Author's School

Graduate School of Arts & Sciences

Author's Department/Program



English (en)

Date of Award


Degree Type


Degree Name

Doctor of Philosophy (PhD)

Chair and Committee

John Bowen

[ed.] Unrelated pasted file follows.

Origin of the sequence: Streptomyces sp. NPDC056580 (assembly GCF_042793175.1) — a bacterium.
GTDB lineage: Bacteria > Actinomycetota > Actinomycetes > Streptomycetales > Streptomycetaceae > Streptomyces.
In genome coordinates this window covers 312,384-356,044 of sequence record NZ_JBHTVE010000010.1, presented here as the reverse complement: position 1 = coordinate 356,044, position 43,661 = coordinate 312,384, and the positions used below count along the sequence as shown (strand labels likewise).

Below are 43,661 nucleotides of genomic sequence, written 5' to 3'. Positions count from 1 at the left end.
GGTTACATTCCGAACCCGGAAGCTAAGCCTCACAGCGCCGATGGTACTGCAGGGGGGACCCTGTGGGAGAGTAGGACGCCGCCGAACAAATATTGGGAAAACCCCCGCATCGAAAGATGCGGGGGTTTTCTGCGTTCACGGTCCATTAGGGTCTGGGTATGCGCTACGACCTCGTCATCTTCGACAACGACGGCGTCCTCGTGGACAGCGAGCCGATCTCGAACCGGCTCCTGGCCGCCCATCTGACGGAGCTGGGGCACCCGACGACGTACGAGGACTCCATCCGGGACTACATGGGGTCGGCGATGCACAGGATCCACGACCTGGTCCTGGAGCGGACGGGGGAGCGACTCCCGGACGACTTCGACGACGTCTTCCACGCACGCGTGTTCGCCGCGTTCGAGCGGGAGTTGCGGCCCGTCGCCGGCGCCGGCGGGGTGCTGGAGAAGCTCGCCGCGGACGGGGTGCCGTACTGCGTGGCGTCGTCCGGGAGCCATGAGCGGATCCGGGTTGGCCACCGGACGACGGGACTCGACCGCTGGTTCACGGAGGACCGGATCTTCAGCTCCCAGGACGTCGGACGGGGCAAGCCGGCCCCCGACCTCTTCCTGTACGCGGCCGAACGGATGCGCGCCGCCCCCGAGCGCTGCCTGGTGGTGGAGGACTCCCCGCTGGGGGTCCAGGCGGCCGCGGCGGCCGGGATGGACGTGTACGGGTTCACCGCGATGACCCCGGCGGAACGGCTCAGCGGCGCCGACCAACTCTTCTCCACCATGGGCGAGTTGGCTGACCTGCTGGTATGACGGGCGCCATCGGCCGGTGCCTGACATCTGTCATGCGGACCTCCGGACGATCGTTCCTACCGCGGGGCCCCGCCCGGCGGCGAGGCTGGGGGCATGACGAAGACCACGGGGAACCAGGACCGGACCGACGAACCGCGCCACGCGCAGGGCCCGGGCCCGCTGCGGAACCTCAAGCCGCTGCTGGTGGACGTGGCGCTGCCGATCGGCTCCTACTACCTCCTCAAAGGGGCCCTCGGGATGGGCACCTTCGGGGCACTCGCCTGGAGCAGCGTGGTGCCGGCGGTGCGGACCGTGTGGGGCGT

I argue that most Somalis living in exile in the Eastleigh neighborhood of Nairobi, Kenya are deeply concerned with morality both as individually performed and proven, and as socially defined, authorized and constructed. In this dissertation, I explore various aspects of Somali morality as it is constructed, debated, and reinforced by individual women living in Eastleigh. I examine a variety of ways in which Somali women in Eastleigh identify morality and ethical behavior. I argue that this metaethical project is not an artifact of analysis, but is a useful way of capturing how Somalis in Kenya and elsewhere are undertaking a dialogue and exploration of what constitutes "the moral." The contours of such projects vary depending on local context, and I endeavor to look carefully at how this unfolds in one specific place, at one specific time. Yet I argue that some of the processes of metaethical reflection I describe here, and how they related to people's sense of Somali identity in diaspora, are active in other contexts as well. As I will show throughout this dissertation, this metaethical project designed to define the good and bad serves not only social ends, but individual, spiritual and psychological ones as well. This process has not created a univocal narrative or definition of the moral. Identifying the moral takes place within tensions between the clan structures, which organized social and moral worlds, and some nascent or even purely imagined social orders. It also emerges amidst and within the tensions among diverse ways of understandings Islamic commands and ethics, and within debates about mental and spiritual health. The metaethical project undertaken by Somalis in Eastleigh is one of multiple moralities and is therefore multivocal and contextually varied, even while it is the case that most of the people with whom I spoke saw themselves as engaged in such a project. Here I wish to highlight that the project of cultivating moral personhood extends both deeply within individual persons as well as extending far beyond them.


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